Objectives: : In 2001, the North American Society for Pediatric Gastroenterology, Hepatology, and Nutrition created Teaching and Tomorrow, a novel pediatric subspecialty recruitment program to provide prospective fellows the opportunity to participate in the society's annual meeting and to interact with current trainees and members. The aims of this report are to describe participant survey data from the first 4 years of the program and to explore potential influences of participation on outcomes and proposed career choices.
Materials and methods: : Pre- and postprogram surveys were administered during opening and closing breakfast meetings, respectively, to ascertain demographics, certainty of career intent, factors influencing choice of specialty, and anticipated benefits from participation.
Results: : Among 189 applications, 107 (57%) participated and 107 (57%) matriculated into gastroenterology(GI) fellowship. The matriculation rate was similar between participants and nonparticipants. Among applicants who became GI fellows, there was a 42% lower odds of being female than male (OR 0.42; chi = 8.48, P < 0.01). Among participants who completed both pre- and postprogram surveys (n = 91) and who reported certainty about entering GI both before and after, 79% entered GI fellowship. Among participants who reported uncertainty about entering GI both before and after, 8% entered GI. More participants were interested in jobs as clinician-investigators and funded clinical or translational investigators.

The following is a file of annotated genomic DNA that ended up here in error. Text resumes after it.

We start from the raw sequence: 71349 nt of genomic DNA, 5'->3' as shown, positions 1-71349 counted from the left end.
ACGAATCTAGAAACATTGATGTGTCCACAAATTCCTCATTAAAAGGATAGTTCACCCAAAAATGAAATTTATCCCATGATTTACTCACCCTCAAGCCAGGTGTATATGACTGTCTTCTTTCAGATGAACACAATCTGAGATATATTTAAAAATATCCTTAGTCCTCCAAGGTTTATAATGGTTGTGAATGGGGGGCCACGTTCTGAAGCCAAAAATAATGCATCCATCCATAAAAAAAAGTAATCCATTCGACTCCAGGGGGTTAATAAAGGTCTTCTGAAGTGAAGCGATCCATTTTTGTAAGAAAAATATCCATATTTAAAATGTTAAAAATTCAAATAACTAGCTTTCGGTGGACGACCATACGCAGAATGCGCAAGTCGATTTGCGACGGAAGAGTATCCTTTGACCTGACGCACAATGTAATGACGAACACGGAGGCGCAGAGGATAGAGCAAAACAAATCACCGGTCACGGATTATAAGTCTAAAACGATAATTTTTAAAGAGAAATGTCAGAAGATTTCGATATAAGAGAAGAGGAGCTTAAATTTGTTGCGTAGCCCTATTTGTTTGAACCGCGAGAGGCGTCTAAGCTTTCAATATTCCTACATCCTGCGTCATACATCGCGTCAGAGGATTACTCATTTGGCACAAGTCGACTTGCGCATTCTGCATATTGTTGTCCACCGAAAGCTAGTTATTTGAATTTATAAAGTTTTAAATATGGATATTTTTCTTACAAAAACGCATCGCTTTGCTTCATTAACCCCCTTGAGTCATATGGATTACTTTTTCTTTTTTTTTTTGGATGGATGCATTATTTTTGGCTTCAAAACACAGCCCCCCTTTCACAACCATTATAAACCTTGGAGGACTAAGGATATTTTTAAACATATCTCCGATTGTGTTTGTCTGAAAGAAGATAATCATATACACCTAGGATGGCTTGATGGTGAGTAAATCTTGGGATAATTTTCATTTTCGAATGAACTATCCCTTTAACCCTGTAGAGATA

Conclusions: : In a selected population of pediatric residents with high interest in pediatric gastroenterology, there was no difference in the matriculation rate into pediatric GI fellowship training among those who participated compared with those who did not. However, those who eventually matriculated had a higher odds of being male than female. There was a high retention rate of participants who were initially certain and a modest conversion rate of those who were initially uncertain about pursuing a career in pediatric GI.